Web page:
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The NFL Supplemental Draft: How Does It Work?

Posted By Rob Brewer On July 10, 2014 @ 6:56 PM In 1040 Sports,1080 Sports,College - Florida,College - FSU,College - Miami,College - UCF,College - USF,Florida News,Insider - College Football,Insider - Gators,Insider - Seminoles,Insider - Sports: Media and Money,Legacy,NFL,NFL - Draft,NFL - Jacksonville Jaguars,NFL - Miami Dolphins,NFL - Tampa Bay Buccaneers,Sports Media | No Comments

Each year, there is an elaborate underground pipeline for incoming NFL talent that is well hidden inside the tunnels of the football off-season. There is very little media coverage for this event as it is a mere blip on the radar screen for even the most rabid NFL fans. In the past, teams have utilized this pipeline to acquire Pro-Bowl talent. Players like Bernie Kosar, Rob Moore, Jamal Williams, and even Hall of Fame receiver Chris Carter were all acquired through this method. This underground pipeline is more commonly referred to as the supplemental draft.

Like the common NFL draft, players in the supplemental draft must be at least three years removed from their graduating high-school class. However, there are some distinct differences between the two drafts. College athletes who have missed the deadline to declare for the common NFL draft are eligible for the supplemental draft. In addition, the pool of available players in the supplemental draft is usually less than 10, compared to well over 300 available players in the common NFL draft.

In order to acquire players in the supplemental draft process, teams submit the name(s) of the player(s) they are interested in drafting, along with the round of draft pick they would like to use on the player. The team with the highest bid is awarded the rights to the player and must forfeit next year’s pick in the corresponding round of the common NFL draft.

However, these players sometimes come with more baggage than the usual prospects. In certain cases, these players had no intention of turning pro in the first place, but have been either suspended by their university, ruled academically ineligible for the up-coming season, or even dismissed from their college team for repeated rules violations. As a result of these extenuating circumstances, players that fall into this category are just looking for a place to continue playing football. Terrelle Pryor in 2011 and Josh Gordon in 2012 are the most recent examples of players who declared for the supplemental draft due to suspensions they would have received had they returned to college. Pryor was eventually selected by the Oakland Raiders in the third round of the supplemental draft while Gordon was selected by the Cleveland Browns in the second round.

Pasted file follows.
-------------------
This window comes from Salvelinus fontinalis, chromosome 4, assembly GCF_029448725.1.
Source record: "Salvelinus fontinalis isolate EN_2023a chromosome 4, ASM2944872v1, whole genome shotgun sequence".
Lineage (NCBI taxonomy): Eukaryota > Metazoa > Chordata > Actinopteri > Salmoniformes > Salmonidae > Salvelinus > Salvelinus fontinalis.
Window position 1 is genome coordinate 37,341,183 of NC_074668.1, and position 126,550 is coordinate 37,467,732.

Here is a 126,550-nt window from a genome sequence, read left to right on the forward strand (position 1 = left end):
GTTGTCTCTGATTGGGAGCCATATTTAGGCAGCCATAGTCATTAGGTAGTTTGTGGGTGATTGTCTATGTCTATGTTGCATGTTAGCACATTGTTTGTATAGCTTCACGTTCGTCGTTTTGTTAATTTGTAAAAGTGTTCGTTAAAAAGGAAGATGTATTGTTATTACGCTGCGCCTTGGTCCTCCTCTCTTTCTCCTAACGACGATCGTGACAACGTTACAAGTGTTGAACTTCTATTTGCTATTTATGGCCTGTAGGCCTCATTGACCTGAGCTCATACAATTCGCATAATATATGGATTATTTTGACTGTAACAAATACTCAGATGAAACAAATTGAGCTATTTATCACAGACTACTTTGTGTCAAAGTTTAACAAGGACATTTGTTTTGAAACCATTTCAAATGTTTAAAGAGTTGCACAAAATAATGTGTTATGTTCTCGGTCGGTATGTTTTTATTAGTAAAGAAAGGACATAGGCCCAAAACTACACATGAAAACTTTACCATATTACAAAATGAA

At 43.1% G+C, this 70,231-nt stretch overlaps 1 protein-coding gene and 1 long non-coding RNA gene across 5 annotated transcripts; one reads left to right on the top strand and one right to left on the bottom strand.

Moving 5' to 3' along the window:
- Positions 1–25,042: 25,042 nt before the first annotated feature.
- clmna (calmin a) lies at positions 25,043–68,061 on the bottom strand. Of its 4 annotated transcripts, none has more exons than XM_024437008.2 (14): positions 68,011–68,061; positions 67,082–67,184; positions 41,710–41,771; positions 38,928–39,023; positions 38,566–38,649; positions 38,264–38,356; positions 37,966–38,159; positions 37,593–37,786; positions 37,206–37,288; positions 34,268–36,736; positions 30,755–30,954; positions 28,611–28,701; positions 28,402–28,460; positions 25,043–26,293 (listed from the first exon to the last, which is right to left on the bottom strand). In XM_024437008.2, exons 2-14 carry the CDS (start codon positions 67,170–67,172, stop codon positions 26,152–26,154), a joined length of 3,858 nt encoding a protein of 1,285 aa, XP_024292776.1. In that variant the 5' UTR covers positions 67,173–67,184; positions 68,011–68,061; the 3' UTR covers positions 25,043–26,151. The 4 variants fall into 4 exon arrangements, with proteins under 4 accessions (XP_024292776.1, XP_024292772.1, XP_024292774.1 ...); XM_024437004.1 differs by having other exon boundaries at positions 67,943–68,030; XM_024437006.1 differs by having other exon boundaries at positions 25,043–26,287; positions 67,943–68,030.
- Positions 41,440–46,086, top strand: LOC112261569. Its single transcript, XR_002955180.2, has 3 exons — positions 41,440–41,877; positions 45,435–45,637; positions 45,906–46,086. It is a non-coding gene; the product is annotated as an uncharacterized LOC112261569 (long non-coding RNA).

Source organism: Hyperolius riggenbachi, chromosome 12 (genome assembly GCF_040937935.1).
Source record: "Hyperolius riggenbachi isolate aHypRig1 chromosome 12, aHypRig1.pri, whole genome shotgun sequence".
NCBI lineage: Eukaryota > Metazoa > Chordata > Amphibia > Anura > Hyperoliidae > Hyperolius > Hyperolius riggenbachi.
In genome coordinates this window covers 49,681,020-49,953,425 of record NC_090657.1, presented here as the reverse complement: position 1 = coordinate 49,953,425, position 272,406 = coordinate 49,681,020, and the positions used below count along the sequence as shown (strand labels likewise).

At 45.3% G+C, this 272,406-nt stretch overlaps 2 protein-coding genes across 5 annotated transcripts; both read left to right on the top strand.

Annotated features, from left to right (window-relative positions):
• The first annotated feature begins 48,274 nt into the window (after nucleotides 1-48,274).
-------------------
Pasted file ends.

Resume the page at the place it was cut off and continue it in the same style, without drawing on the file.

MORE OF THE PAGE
Like last year’s supplemental draft, this year’s draft came and went without anybody being selected. In fact, the aforementioned Josh Gordon was the last player selected in a supplemental draft. Gordon’s extremely sketchy track record which includes a recent DWI arrest likely has NFL executives reluctant to pull the trigger on another supplemental pick. Commissioner Goddell’s hard-line stance on enforcing a code of personal conduct for NFL players has lessened the reward for teams to take chances on high-risk players.

The lack of activity in recent supplemental drafts also speaks to the less than stellar crop of talent that has been available the past two seasons. I believe that if there was a Gordon-type potential All-Pro talent available in the last two years, some team would have rolled the dice on a player like that no matter what demons were lurking in his past.

If NFL history has taught us anything, it is that the supplemental draft is nothing to sneeze at. Hall of Famers, Pro-Bowlers, and very capable role players have all been selected in this process. Even though the supplemental draft has essentially been on a two-year hiatus, there is always going to be talented players that slip through the cracks for whatever reason. As a result, the supplemental draft is still a great underground pipeline for teams to acquire talent in my opinion.


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